Malaysia Airlines

The Association of Asia Pacific Airlines (AAPA) is encouraging the Government to refrain from travel restrictions in response of COVID-19.

With reports from the World Health Organisation (WHO) stating that the virus has spread to over 100 countries, it is believed that most of the cases are through local transmission rather than from abroad. Consequently, WHO has argued against travel and trade restrictions, “as such measures are generally ineffective.”

WHO issued a report on 10 March 2020 which stated that only 45 have informed the organisation of restricting measures and supported the choice with associated public health rational, as is required under the International Health Regulations (IHR). Nonetheless, over 90 countries still possess travel bans. The travel restrictions have caused major disruptions to supply chains, commerce, trade and peoples’ livelihoods due to the economic impact.

As air travel has been remarked as safe by medical experts, the airline industry has been adhering to WHO and IATA guidelines on inflight hygiene and disinfection to protect the passengers. This has included improved cleaning of the aircraft and airline lounges and using hospital grade HEPA air filtration systems on board aircraft.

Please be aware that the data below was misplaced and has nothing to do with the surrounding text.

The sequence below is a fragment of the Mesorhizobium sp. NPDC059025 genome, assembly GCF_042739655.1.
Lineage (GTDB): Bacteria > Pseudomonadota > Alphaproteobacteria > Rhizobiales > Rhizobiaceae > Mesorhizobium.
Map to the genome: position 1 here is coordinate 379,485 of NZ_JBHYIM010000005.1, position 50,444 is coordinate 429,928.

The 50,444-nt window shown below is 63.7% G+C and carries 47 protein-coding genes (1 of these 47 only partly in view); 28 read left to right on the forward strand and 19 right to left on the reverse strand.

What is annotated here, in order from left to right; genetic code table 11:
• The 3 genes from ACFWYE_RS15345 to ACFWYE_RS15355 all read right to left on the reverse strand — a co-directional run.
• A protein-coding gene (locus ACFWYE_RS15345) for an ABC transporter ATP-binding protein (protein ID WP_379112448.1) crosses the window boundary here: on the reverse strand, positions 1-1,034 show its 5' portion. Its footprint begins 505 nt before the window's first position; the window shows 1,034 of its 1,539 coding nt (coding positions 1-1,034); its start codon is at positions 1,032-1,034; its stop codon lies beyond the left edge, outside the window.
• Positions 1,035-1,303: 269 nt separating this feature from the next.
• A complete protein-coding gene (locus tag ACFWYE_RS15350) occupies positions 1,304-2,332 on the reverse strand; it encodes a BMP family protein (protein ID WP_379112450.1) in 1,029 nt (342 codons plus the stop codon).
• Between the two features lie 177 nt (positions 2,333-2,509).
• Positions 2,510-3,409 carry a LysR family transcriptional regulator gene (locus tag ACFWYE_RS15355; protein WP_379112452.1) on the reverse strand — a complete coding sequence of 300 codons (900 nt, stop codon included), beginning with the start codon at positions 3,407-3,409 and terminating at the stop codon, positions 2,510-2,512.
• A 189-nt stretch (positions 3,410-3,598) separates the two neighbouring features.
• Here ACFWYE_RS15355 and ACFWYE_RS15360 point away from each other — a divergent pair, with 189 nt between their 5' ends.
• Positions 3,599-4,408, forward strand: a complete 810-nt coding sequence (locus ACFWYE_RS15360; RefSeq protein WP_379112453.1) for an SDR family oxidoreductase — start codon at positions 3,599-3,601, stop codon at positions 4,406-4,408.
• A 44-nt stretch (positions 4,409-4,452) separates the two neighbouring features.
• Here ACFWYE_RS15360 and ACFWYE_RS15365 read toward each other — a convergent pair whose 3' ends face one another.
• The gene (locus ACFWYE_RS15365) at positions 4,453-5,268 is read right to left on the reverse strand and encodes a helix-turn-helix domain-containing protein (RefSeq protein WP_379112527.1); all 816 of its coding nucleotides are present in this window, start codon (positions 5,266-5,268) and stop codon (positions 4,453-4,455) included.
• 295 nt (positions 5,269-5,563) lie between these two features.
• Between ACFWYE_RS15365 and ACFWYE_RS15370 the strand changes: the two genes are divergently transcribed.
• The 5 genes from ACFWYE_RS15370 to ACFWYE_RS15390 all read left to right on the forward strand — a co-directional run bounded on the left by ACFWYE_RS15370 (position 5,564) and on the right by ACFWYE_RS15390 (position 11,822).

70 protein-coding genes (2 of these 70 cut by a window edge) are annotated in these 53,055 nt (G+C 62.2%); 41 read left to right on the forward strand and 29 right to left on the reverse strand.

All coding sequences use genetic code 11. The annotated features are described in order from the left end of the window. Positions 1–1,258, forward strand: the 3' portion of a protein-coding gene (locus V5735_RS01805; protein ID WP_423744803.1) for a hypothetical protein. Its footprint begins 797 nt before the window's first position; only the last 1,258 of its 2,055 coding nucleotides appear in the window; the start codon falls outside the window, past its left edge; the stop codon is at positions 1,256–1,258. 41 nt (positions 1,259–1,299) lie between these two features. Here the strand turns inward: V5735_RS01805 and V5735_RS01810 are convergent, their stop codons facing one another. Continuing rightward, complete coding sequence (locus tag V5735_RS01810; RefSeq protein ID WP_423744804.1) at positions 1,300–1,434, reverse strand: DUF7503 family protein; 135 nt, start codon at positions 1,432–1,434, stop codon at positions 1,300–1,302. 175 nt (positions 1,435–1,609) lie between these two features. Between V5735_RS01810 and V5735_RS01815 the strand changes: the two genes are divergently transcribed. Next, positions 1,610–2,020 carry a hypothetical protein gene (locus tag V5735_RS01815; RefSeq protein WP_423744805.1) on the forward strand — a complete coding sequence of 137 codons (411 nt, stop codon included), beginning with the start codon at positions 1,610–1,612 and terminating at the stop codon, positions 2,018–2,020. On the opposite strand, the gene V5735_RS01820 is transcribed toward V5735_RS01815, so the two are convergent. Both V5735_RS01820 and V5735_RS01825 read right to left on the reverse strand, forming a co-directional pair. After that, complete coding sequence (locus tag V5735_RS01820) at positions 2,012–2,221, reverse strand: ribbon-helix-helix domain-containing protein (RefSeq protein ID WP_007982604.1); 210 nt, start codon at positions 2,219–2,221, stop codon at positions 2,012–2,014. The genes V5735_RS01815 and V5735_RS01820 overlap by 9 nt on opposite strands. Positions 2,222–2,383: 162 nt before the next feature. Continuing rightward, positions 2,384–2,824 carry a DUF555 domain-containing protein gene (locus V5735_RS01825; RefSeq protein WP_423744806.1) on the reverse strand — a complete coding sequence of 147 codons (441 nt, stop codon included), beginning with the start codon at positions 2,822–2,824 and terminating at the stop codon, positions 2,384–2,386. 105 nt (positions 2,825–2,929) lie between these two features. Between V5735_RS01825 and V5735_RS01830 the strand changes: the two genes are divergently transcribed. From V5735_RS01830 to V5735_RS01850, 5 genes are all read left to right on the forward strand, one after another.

Currently, no reports of COVID-19 infections attributed to inflight transmission have been made which has caused the industry to debate the necessity of travel restrictions.

“The airline industry is fully committed to the safety and well-being of the travelling public,” commented Andrew Herdman, AAPA Director General. “Asia Pacific are well-equipped to handle health crisis’ and are strictly following established guidelines developed by the International Air Transport Association (IATA), in consultation with the WHO and Airports Council International (ACI), covering the management of public health risks.”

Herdman reiterated the importance to notice that the travel restrictions have caused a disruption “to people’s livelihoods and the negative repercussions to the wider economy.” He calls for a more globally coordinated set of policy measures which addresses the risk of coronavirus but reduces the social and economic impact. Resources could be then be used towards strengthening the public health response.